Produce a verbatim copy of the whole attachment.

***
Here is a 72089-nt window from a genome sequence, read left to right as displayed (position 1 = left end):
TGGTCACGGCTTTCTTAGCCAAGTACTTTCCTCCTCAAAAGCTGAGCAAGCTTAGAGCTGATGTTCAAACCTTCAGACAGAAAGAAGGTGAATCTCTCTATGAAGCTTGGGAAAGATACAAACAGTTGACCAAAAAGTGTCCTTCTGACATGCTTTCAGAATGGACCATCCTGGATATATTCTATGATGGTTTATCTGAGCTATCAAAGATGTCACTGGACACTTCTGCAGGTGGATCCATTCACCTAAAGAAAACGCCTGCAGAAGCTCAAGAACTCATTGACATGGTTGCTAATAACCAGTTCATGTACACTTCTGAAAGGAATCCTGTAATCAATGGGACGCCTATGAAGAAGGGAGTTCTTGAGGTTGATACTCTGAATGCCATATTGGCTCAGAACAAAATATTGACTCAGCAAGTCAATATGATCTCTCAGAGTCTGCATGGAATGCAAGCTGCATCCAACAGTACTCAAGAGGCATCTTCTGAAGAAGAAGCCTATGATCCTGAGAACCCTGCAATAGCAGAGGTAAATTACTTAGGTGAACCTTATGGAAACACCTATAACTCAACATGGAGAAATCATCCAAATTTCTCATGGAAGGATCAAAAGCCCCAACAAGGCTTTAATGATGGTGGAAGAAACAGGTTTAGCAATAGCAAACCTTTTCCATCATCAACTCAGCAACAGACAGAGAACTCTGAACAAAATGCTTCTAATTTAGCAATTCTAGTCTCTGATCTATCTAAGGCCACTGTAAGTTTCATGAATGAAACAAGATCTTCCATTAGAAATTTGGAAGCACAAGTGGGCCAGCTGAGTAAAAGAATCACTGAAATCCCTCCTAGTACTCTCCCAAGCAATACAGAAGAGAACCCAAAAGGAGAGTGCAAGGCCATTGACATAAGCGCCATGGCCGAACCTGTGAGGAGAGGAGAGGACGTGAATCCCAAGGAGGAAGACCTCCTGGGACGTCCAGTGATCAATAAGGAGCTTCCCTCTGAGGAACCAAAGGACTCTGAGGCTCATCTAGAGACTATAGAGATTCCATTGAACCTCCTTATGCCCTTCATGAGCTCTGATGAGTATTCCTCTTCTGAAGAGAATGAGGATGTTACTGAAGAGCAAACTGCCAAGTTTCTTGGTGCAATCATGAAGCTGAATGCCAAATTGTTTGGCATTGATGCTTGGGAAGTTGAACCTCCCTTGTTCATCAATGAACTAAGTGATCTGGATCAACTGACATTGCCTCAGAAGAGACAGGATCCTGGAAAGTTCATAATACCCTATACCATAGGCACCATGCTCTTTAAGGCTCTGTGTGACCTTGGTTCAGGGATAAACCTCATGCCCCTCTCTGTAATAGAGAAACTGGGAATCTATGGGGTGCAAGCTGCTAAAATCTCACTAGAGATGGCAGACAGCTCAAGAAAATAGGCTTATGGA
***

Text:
Here is a 72089-nt window from a genome sequence, read left to right as displayed (position 1 = left end):
TGGTCACGGCTTTCTTAGCCAAGTACTTTCCTCCTCAAAAGCTGAGCAAGCTTAGAGCTGATGTTCAAACCTTCAGACAGAAAGAAGGTGAATCTCTCTATGAAGCTTGGGAAAGATACAAACAGTTGACCAAAAAGTGTCCTTCTGACATGCTTTCAGAATGGACCATCCTGGATATATTCTATGATGGTTTATCTGAGCTATCAAAGATGTCACTGGACACTTCTGCAGGTGGATCCATTCACCTAAAGAAAACGCCTGCAGAAGCTCAAGAACTCATTGACATGGTTGCTAATAACCAGTTCATGTACACTTCTGAAAGGAATCCTGTAATCAATGGGACGCCTATGAAGAAGGGAGTTCTTGAGGTTGATACTCTGAATGCCATATTGGCTCAGAACAAAATATTGACTCAGCAAGTCAATATGATCTCTCAGAGTCTGCATGGAATGCAAGCTGCATCCAACAGTACTCAAGAGGCATCTTCTGAAGAAGAAGCCTATGATCCTGAGAACCCTGCAATAGCAGAGGTAAATTACTTAGGTGAACCTTATGGAAACACCTATAACTCAACATGGAGAAATCATCCAAATTTCTCATGGAAGGATCAAAAGCCCCAACAAGGCTTTAATGATGGTGGAAGAAACAGGTTTAGCAATAGCAAACCTTTTCCATCATCAACTCAGCAACAGACAGAGAACTCTGAACAAAATGCTTCTAATTTAGCAATTCTAGTCTCTGATCTATCTAAGGCCACTGTAAGTTTCATGAATGAAACAAGATCTTCCATTAGAAATTTGGAAGCACAAGTGGGCCAGCTGAGTAAAAGAATCACTGAAATCCCTCCTAGTACTCTCCCAAGCAATACAGAAGAGAACCCAAAAGGAGAGTGCAAGGCCATTGACATAAGCGCCATGGCCGAACCTGTGAGGAGAGGAGAGGACGTGAATCCCAAGGAGGAAGACCTCCTGGGACGTCCAGTGATCAATAAGGAGCTTCCCTCTGAGGAACCAAAGGACTCTGAGGCTCATCTAGAGACTATAGAGATTCCATTGAACCTCCTTATGCCCTTCATGAGCTCTGATGAGTATTCCTCTTCTGAAGAGAATGAGGATGTTACTGAAGAGCAAACTGCCAAGTTTCTTGGTGCAATCATGAAGCTGAATGCCAAATTGTTTGGCATTGATGCTTGGGAAGTTGAACCTCCCTTGTTCATCAATGAACTAAGTGATCTGGATCAACTGACATTGCCTCAGAAGAGACAGGATCCTGGAAAGTTCATAATACCCTATACCATAGGCACCATGCTCTTTAAGGCTCTGTGTGACCTTGGTTCAGGGATAAACCTCATGCCCCTCTCTGTAATAGAGAAACTGGGAATCTATGGGGTGCAAGCTGCTAAAATCTCACTAGAGATGGCAGACAGCTCAAGAAAATAGGCTTATGGA